I’ve always gunned for the underdog. There’s nothing I like more than getting hold of a Web presence of a small company and helping them compete with the bigger boys and girls.
Honestly, it’s fun. Whether it’s a small sheet metal shop getting its blog archived by The British Library, its sister company getting its planters on the TV, a small rural pub interviewed by BBC radio, a car sourcing company getting the Lamborghini factory in a twist over who had offered them one of 20 pre-sold $1.4 million Reventons – it all brings a smile to my face.
Now I’ll admit that most of this came about primarily due to having a blog as part of the marketing soufflé, but they all had a very nice SEO side-effect in that they brought in some awfully nice one-way links to each respective site from authority sites that wouldn’t even accept your grandmother as deposit.
So it’s no mystery as to why I was drawn to this particular article discussing how badly some big name brands fared when it came to optimizing their sites for search. It pipes:
“Quick, who’s the largest online retailer of shoes? Nike? Footlocker? Payless? Timberland? Not even close. The winner is Zappos.com, an eight-year-old company that, until recently, had little or no brand recognition. In 2006, Zappos.com sold more than the online sales of all the well-known brands listed above, combined.
Recently, Oneupweb looked at the top 100 online retailers, including some of the world’s most recognizable brands, to see how well they optimized their websites. What we found surprised even us.
Many of the world’s leading brands ignore SEO and maintain poorly optimized websites. In fact, 60 percent of the leading online retailers had little or no optimization on their websites. As the success of Zappos.com and other savvy internet marketers illustrates, extraordinary customer service combined with sound SEO can help a company overcome the obvious competitive advantage of branding alone.
Nike and brand marketing are synonymous. So, we were surprised to discover little or no sign of optimization on the company website. Someone searching for “athletic shoes” will not find Nike.com in the first three pages of Google results. In fact, the site barely shows up on page one of Google for the branded search term “Nike Athletic Shoes.”
Nike has an online visibility strategy. The company supplements its well-known branding efforts with paid online advertising for important keywords. Research indicates PPC campaigns are much more effective when combined with natural search. They aren’t in Nike’s case, leading us to speculate about how much more effective Nike’s online and offline marketing efforts could be if they were integrated into a well-executed SEO program.”
As much as I like the idea of Zappos caning Nike like a public (read private if you’re American) school headmaster suffering from an involuntary twitch, I’m going to have to defend Nike, or at least address one or two points that the article seems to miss.
1. Zappos doesn’t sell Nike athletic shoes, only Nike glasses and watches.
2. “60% of leading online retailers do little or no SEO.” Is this a contradiction in terms?
3. When you search for “Nike athletic shoes“, Nike appears #1 in the PPC listings. You also have a host of other sites appearing that sell Nike brand footwear.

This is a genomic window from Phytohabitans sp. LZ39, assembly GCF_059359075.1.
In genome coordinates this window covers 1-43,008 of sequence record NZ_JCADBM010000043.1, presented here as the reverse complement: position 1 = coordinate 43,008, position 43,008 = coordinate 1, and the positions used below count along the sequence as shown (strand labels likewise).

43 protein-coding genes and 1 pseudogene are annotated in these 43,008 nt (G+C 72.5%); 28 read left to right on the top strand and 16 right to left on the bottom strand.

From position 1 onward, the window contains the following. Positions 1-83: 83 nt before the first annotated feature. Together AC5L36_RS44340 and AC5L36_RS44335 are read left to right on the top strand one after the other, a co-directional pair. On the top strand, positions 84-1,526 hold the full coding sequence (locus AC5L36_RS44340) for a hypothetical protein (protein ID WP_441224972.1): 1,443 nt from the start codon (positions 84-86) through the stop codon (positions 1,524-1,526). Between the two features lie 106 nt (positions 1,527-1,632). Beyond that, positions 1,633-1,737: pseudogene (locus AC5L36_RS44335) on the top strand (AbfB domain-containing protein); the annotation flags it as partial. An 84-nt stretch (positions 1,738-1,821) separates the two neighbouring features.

4. When you search for “Nike athletic shoes”, Zappos appears #2 down the right in the PPC listings and their landing page is currently down. Research also shows that PPC campaigns work better when your server doesn’t time out. But, that wouldn’t matter seeming they don’t sell Nike shoes anyway.
Rather than asking who sells the most shoes, we can also ask: who is selling the most Nike brand shoes – Nike or Zappos? And it doesn’t require one of them there scientific types who specializes in rockets to tell you that it might very well be Nike.
But Nike is doing much more interesting things than competing with a load of online companies already selling its footwear. Marketing Pilgrim takes up the rest of the story:
“The NYT has a great summary of Nike’s “Nike+” effort to engage runners and get them to connect and compete with each other. In conjunction with Apple’s iPod, runners can time their laps, download their progress, and keep track of how their friends are doing–all without forceful participation by Nike.
This use of social media is helping Nike to better allocate its marketing budget.
Last year, Nike spent just 33 percent of its $678 million United States advertising budget on ads with television networks and other traditional media companies. That’s down from 55 percent 10 years ago, according to the trade publication Advertising Age.
Between 2003 and 2006, Nike “increased its nonmedia ad spending 33 percent, to $457.9 million, according to the Advertising Age data.”
How is this working out for Nike? Standing back, and letting the consumer decide how to interact with the brand, appears to be working. Recent reports suggest that 40% of Nike+ users end up converting to the Nike brand running shoes.”
And that’s the key issue – Nike is in the business of getting people to buy athletic shoes of the Nike variety, and it’s Zappos’ business to sell (athletic) shoes of any old variety. Would Nike shift more of their own shoes if their own site ranked better in search engines? It obviously wouldn’t do them any harm but would it be as cost effective as getting people more tuned in to their actual brand?
SEO should be a given of any Web site – a fundamental basic if you will. It’s about making sure your site has a fighting chance to be found and that search engines can read the content it contains to the best of their ability to ensure it’s indexed correctly. But, SEO in itself is more a case of leading horses to water as opposed to making them drink.
Then again, there are certain occasions where buying and selling don’t matter one iota, as this lady reminds us with her Zappos experience.